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While this year’s Golden Globe director nominees include an unprecedented three women — Emerald Fennell (Promising Young Woman), Regina King (One Night in Miami) and Chloé Zhao (Nomadland) — in 1984, Barbra Streisand was an anomaly.
That night she became the first — and to this day, only — woman to win that Globe, for Yentl. The musical saw Streisand playing a young Jewish woman in 1904 Poland who masquerades as a man to study in a yeshiva, where she falls for another student (Mandy Patinkin).
In accepting the directing award, Streisand said, “I’m very proud because it also represents, I hope, new opportunities for so many talented women to try to make their dreams become realities, as I did.”
The remarks drew warm applause. But how well has the movie business fared for women in the four decades since? THR caught up with Streisand, 78, for a look back at the night she made Hollywood history.
What are your memories of the night Yentl won best musical or comedy motion picture and and you won best director of a motion picture at the 1984 Golden Globe Awards?
I was totally shocked and couldn’t believe it when they announced my name as best director. It was an incredibly thrilling moment for me. And deeply meaningful, because I had been trying to make this movie for 15 years. There was so much controversy around it. People had made such a big deal about an actress who tried to do more than one job. I was doubly surprised when they told me in the press room that I was the first woman to get this award.
Then to sit down and be called up again when Yentl won best picture comedy or musical was overwhelming. When I got home that night, I couldn’t sleep from sheer excitement. Of course, eating a pint of coffee ice cream probably didn’t help.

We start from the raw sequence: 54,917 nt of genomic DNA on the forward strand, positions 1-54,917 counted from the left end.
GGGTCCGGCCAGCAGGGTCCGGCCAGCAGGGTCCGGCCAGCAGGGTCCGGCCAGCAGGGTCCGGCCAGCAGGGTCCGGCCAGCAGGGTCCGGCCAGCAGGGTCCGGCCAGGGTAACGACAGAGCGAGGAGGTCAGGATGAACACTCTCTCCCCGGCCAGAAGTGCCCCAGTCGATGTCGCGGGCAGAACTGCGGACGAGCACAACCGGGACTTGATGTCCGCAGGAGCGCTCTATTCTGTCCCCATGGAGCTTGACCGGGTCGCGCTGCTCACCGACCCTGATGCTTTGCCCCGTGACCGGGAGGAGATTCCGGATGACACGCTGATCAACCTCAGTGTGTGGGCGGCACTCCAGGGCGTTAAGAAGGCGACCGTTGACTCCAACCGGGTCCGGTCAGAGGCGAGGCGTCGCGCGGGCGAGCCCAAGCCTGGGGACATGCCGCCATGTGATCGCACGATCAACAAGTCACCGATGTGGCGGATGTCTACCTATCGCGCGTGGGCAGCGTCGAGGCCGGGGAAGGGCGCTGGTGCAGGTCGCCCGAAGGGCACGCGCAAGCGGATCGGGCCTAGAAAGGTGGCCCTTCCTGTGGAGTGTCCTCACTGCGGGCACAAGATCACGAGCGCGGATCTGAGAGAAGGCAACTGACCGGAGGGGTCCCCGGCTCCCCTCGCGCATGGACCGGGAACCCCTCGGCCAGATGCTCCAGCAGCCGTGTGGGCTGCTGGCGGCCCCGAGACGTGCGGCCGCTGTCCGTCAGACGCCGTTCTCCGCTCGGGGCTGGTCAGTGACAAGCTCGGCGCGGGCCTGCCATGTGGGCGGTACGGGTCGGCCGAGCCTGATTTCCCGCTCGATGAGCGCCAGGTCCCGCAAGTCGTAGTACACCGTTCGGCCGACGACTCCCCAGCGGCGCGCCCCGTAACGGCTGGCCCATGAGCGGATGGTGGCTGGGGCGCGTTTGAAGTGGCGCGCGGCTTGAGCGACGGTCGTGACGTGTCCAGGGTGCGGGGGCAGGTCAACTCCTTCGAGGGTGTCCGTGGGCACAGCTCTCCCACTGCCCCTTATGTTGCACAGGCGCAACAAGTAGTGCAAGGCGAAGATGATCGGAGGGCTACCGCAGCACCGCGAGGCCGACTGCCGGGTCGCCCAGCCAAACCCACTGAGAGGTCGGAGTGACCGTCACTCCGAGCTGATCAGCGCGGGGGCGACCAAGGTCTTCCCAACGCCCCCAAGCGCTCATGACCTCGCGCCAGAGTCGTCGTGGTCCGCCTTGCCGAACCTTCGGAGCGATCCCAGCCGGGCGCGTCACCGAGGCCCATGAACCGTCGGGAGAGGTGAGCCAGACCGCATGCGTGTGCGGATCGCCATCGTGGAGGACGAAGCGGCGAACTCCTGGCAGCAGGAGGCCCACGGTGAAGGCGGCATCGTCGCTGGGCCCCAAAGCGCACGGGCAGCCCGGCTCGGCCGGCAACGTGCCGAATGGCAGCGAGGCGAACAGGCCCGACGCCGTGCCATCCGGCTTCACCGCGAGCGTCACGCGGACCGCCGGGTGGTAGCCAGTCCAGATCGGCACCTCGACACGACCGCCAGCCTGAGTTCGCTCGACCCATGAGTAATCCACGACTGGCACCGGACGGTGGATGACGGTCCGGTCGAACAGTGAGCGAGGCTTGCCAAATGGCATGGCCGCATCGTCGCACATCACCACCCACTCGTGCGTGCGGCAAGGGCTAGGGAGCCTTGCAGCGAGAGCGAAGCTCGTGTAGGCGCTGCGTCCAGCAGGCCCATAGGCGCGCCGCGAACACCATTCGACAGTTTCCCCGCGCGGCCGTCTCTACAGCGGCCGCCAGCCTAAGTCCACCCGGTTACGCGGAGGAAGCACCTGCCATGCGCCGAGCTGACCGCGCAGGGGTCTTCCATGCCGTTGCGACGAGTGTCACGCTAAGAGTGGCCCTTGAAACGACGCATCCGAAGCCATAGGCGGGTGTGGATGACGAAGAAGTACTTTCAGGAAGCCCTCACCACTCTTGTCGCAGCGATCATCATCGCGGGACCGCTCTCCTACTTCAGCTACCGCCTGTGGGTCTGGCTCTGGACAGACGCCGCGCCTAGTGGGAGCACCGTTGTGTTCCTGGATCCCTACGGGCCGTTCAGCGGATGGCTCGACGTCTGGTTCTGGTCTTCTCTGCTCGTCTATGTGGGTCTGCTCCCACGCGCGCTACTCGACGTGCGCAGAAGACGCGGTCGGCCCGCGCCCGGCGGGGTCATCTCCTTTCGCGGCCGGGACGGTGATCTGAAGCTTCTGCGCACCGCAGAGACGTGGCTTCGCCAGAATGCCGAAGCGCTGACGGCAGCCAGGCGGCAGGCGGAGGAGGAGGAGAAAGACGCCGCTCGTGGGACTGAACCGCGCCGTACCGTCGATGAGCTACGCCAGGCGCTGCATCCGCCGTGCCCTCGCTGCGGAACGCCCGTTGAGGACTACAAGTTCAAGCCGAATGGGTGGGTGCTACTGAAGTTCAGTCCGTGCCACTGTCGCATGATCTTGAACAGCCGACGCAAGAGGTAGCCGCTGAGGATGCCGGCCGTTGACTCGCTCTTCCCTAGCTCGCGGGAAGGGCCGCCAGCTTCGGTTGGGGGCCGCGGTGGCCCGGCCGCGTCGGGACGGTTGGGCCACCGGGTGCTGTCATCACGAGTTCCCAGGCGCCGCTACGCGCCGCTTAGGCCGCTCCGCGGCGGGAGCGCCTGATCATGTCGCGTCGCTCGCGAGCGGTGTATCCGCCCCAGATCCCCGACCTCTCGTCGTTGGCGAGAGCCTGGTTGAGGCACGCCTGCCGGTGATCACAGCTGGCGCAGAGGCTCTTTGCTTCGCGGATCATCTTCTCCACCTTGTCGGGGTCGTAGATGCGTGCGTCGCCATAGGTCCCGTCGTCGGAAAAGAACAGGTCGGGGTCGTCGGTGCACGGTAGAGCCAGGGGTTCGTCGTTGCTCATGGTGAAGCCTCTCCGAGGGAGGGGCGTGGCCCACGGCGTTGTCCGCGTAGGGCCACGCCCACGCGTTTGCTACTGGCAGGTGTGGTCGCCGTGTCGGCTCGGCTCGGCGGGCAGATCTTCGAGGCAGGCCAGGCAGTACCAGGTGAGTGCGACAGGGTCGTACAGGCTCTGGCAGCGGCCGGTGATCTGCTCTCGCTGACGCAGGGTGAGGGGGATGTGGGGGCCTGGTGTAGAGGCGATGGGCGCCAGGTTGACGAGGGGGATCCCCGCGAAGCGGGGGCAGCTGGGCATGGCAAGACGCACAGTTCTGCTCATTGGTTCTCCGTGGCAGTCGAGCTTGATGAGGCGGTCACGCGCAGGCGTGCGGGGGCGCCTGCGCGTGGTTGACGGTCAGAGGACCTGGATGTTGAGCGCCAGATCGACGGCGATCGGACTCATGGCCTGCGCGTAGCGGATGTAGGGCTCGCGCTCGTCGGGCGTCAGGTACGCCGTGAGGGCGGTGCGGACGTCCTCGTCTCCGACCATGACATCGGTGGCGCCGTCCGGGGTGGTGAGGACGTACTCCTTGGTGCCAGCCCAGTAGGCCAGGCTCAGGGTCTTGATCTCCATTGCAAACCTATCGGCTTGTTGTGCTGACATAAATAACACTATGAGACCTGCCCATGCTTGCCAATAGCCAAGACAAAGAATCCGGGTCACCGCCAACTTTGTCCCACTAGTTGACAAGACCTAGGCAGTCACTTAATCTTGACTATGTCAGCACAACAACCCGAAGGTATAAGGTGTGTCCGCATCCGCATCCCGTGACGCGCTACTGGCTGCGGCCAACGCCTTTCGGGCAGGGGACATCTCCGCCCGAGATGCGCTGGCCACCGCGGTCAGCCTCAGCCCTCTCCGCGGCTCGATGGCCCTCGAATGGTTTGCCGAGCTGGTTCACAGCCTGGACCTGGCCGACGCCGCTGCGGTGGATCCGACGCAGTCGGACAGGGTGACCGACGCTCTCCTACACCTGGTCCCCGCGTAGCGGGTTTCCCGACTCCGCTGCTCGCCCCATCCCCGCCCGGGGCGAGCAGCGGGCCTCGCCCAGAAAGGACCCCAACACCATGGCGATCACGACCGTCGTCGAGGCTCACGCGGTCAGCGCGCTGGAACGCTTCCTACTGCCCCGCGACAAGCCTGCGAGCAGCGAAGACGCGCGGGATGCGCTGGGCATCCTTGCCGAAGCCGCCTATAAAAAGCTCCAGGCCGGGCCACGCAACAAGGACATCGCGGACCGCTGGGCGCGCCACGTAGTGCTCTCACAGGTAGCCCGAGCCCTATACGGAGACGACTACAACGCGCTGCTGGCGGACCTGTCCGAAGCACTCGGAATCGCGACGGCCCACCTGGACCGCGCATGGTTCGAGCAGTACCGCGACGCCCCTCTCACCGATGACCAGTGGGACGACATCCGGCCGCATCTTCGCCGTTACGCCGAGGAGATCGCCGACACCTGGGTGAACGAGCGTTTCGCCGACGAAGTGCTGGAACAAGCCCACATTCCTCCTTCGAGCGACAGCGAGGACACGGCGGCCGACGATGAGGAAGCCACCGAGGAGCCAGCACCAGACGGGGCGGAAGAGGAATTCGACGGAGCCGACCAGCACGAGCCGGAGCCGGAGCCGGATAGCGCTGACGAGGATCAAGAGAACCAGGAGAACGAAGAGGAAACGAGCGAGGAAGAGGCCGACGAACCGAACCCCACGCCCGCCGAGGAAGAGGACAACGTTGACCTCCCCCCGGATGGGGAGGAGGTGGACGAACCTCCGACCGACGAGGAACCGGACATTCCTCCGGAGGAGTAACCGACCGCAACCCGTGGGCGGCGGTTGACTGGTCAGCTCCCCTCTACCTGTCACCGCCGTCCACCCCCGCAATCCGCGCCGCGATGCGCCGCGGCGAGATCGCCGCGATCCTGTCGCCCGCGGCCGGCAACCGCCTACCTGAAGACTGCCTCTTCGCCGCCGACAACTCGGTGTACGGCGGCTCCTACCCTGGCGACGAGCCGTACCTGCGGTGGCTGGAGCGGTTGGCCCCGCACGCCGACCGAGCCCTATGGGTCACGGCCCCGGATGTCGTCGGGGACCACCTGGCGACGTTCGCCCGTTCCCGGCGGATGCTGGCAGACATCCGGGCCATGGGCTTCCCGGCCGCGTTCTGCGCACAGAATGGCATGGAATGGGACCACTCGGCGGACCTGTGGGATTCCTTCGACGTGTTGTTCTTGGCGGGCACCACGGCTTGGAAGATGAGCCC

In your best director speech, you said you were proud of how it meant “new opportunities” for other talented female filmmakers. Looking back 37 years later, how has Hollywood delivered on that?
Why do you think that is?
I’ve always thought women are intrinsically powerful. And some men still don’t want the competition. Thirty-seven years ago, the industry was mostly run by men. Directors were mostly men.
It’s taken years for women to accept their own power and say, “I can do this!” Initially, I was looking for someone else to direct Yentl, until I realized that none of the men I approached had as strong a vision of this movie as I did. So I took the chance.
It’s only recently, with the #MeToo movement, that women have come together in strength to support each other. And that makes a huge difference.
This year, a record three women directors have been nominated for director of a motion picture. What are your thoughts on that? Does this mark a turning point for women in Hollywood?
It sure does. I love it. I never thought I’d see the day when three out of five nominated directors would be women. It brings a huge smile to my face.
There were wonderful movies in the last few years directed by women. Queen & Slim, Little Women, Mudbound, Wonder Woman, The Nightingale. And they were all overlooked. So it’s really gratifying to see these three very distinctive films made by incredibly talented women nominated.
l think there’s more equality now — not only in Hollywood but in society in general. And I see more and more powerful women all around the globe, some even running their own countries and doing a fantastic job! I’m thrilled.
A version of this story first appeared in the Feb. 24 issue of The Hollywood Reporter magazine. Click here to subscribe.
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